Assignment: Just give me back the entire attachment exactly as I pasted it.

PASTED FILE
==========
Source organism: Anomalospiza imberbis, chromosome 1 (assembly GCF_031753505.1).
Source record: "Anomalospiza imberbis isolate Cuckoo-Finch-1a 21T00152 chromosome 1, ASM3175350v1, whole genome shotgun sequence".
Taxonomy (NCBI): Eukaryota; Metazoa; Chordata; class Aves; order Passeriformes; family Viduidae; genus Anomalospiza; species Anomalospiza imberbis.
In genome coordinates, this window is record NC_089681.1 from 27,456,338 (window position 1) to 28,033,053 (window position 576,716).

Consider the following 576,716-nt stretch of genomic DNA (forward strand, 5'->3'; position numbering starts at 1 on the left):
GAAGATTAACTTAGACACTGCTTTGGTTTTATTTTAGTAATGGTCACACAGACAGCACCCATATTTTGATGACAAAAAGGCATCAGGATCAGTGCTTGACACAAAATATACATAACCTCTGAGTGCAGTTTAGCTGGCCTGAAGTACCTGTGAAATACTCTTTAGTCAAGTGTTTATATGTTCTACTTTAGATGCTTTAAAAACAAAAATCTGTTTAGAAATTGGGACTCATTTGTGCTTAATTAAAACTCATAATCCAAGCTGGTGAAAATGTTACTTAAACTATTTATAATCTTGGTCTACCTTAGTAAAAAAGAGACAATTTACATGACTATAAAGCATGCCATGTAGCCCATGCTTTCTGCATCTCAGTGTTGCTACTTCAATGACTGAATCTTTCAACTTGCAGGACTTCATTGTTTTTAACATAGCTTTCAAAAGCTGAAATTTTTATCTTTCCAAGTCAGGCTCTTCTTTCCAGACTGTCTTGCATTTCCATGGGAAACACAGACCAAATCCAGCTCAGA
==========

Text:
Source organism: Anomalospiza imberbis, chromosome 1 (assembly GCF_031753505.1).
Source record: "Anomalospiza imberbis isolate Cuckoo-Finch-1a 21T00152 chromosome 1, ASM3175350v1, whole genome shotgun sequence".
Taxonomy (NCBI): Eukaryota; Metazoa; Chordata; class Aves; order Passeriformes; family Viduidae; genus Anomalospiza; species Anomalospiza imberbis.
In genome coordinates, this window is record NC_089681.1 from 27,456,338 (window position 1) to 28,033,053 (window position 576,716).

Consider the following 576,716-nt stretch of genomic DNA (forward strand, 5'->3'; position numbering starts at 1 on the left):
GAAGATTAACTTAGACACTGCTTTGGTTTTATTTTAGTAATGGTCACACAGACAGCACCCATATTTTGATGACAAAAAGGCATCAGGATCAGTGCTTGACACAAAATATACATAACCTCTGAGTGCAGTTTAGCTGGCCTGAAGTACCTGTGAAATACTCTTTAGTCAAGTGTTTATATGTTCTACTTTAGATGCTTTAAAAACAAAAATCTGTTTAGAAATTGGGACTCATTTGTGCTTAATTAAAACTCATAATCCAAGCTGGTGAAAATGTTACTTAAACTATTTATAATCTTGGTCTACCTTAGTAAAAAAGAGACAATTTACATGACTATAAAGCATGCCATGTAGCCCATGCTTTCTGCATCTCAGTGTTGCTACTTCAATGACTGAATCTTTCAACTTGCAGGACTTCATTGTTTTTAACATAGCTTTCAAAAGCTGAAATTTTTATCTTTCCAAGTCAGGCTCTTCTTTCCAGACTGTCTTGCATTTCCATGGGAAACACAGACCAAATCCAGCTCAGA